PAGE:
Written by Michael Garrity
New Omaha Vehicular Association
Web Posted July 04, 2048
Updated August 05, 2000
A modern Car Warrior who wants to increase his
chances of finding a target has a number of different sensor systems to
choose from. Each of these systems has different advantages and vulnerabilities
which are listed below. Note this article assumes that the rules for spotting
(or some modified version thereof) are in effect.
One of the most well-known of all long-range detection systems, radar was developed in the 1930s and came into full use during WWII. Radar is an active sensor which sends a beam of electromagnetic energy towards a target and analyzes the return echoes. Only general information about the target (speed, position, bearing), is gained.
Stealth (the most effective means of avoiding
radar detection) consists of using radar-absorbent materials (RAM) and
subtle alterations in a vehicle's structure to reduce a vehicle's radar
signature. There are two levels of stealth available: partial and full
(both discussed below). A less-expensive solution is to use chaff, which
gives a straight -6 penalty for all radar-based to-hit rolls, as well as
those made for spotting (assuming the chaff counter remains between the
target and the radar source).
Fitting this system to a vehicle consists of applying
anti-radar paints (like the "Iron Ball" paint used by the U.S Air Force)
and making slight alterations to a vehicle's surface. Use of partial stealth
takes up none of the vehicle's internal spaces, however it must be specified
when the vehicle is constructed. Partial stealth costs $1,000 per space
of size (including turrets) and gives a -4 penalty to any attempts to spot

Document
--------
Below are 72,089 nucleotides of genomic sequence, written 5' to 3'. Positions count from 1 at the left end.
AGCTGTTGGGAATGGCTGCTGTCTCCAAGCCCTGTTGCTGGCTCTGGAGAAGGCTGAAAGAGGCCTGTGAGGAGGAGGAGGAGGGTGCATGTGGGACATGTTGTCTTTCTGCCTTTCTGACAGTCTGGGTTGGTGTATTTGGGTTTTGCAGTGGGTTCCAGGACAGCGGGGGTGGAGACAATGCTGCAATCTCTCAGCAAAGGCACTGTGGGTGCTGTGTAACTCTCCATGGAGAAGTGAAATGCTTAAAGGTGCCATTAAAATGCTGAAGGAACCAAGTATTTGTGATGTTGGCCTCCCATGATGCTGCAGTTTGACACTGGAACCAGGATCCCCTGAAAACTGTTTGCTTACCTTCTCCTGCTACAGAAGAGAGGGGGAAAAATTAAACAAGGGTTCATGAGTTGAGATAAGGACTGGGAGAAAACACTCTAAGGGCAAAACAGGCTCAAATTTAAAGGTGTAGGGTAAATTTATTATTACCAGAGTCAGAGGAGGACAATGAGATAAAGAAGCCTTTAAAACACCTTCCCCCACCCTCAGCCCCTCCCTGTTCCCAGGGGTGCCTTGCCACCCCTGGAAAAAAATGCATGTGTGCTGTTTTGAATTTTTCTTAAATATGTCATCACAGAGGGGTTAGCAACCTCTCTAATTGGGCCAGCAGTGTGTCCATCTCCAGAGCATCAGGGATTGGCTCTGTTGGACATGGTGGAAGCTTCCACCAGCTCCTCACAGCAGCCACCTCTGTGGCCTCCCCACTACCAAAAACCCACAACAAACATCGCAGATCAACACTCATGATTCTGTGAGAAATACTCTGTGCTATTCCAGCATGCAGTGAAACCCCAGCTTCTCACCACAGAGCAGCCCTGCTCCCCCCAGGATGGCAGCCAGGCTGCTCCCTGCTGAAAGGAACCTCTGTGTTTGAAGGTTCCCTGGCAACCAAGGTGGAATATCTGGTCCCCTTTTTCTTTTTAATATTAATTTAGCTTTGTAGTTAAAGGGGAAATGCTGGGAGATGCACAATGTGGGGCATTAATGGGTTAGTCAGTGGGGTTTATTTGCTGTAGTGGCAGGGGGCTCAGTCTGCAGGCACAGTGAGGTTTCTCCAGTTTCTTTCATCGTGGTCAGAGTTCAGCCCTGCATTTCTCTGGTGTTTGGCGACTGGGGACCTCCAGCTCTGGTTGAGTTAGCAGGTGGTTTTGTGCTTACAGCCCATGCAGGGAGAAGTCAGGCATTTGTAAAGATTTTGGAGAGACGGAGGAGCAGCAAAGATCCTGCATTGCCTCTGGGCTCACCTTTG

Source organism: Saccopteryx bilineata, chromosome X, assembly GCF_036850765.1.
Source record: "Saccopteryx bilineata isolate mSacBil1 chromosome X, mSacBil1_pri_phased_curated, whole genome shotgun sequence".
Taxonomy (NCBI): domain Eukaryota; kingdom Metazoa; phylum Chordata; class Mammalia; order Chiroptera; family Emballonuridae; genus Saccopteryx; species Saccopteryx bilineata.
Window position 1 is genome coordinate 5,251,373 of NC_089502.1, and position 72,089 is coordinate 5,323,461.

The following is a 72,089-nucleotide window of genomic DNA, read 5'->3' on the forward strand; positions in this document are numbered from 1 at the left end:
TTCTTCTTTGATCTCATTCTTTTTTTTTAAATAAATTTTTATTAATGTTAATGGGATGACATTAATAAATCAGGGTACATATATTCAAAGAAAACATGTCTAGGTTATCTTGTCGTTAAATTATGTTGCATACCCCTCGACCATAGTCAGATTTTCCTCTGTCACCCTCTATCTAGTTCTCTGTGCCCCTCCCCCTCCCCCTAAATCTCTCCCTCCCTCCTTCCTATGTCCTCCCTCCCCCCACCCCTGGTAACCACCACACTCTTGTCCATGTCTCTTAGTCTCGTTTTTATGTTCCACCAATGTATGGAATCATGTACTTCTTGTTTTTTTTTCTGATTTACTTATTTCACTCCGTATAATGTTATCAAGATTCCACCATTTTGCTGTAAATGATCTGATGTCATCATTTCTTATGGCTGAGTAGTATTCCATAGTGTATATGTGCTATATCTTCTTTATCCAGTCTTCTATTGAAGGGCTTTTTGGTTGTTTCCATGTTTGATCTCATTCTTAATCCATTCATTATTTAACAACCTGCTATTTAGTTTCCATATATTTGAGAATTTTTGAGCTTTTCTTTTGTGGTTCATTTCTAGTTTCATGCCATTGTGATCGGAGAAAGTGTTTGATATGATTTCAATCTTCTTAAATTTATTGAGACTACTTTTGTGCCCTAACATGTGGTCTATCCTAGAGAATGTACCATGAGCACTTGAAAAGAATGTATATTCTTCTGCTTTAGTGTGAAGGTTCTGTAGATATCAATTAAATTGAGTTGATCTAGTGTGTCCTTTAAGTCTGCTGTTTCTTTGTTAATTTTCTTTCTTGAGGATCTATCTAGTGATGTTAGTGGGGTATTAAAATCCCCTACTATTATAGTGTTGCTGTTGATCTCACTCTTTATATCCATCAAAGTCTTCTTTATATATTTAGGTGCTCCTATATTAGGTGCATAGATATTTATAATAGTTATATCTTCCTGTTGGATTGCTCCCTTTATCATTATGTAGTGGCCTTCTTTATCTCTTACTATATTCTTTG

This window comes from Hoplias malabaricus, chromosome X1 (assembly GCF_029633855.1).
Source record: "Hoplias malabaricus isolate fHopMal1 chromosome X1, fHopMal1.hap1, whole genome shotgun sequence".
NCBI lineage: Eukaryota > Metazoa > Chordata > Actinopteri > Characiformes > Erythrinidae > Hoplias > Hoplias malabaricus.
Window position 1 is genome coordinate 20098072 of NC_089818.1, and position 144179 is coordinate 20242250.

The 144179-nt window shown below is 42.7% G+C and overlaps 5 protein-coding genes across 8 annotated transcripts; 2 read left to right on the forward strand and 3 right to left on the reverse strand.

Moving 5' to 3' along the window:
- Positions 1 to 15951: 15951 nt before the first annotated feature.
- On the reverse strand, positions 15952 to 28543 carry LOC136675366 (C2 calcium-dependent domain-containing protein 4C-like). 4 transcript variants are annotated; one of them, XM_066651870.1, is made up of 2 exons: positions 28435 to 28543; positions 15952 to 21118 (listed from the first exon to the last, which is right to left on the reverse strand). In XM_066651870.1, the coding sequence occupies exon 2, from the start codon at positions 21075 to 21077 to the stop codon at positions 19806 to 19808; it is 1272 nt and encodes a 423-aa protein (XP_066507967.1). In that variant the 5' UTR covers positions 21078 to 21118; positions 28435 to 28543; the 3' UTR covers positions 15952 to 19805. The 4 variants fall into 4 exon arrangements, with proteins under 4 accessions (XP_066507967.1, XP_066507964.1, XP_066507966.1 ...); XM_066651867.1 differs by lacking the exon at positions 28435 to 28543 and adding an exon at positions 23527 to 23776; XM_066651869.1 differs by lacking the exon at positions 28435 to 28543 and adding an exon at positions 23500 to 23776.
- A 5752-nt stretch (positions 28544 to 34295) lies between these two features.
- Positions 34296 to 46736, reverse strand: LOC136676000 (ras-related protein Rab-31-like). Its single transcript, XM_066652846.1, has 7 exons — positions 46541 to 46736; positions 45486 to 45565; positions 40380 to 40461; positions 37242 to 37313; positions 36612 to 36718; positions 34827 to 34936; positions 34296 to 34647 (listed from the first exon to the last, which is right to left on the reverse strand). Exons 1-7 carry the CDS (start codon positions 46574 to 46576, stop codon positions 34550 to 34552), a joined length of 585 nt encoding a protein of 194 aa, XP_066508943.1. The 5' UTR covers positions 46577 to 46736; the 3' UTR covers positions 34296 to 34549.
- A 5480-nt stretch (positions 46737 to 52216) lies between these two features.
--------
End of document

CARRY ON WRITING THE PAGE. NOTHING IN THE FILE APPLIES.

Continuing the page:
the vehicle by radar. Attempting to use radar-based weaponry (missiles,
radar-directed guns, etc.) against a vehicle equipped with partial stealth
incur a to-hit penalty of -3.
This system is the kind of signature-suppression
built into such vehicles as the B-2 Spirit, the F- 117A Nighthawk and the
RAH-66 Comanche. Radar-absorbent materials are extensively used, along
with carbon-fiber composite materials. The outward appearance of a vehicle
with full stealth is radically altered (think of the Nighthawk or the Comanche).
Full stealth costs $5,000 per space of size (including turrets), applied
after modifiers for streamlining and armor sloping. It weighs 5 lbs. per
space of size and takes up 5% of the vehicle spaces (after armor sloping
and streamlining). Use of full stealth gives a -8 penalty to spot the vehicle
by radar. Additionally, radar-based weaponry has a to-hit penalty of -5.
Active sonar predates radar by about 10 years.
Instead of a beam of electromagnetic energy, active sonar used a beam of
sound. Otherwise, the principles of detection are the same. Like radar,
active sonar is easily detected. To counter this vulnerability, passive
sonar was developed. Passive sonar works by listening for any sounds generated
by the target. Sound baffling (also known as whisper- or stealth-mode)
disguises a vehicle's noise by using sound-absorbing materials in the vehicle's
structure (particularly around the engine compartment). The vehicle's engine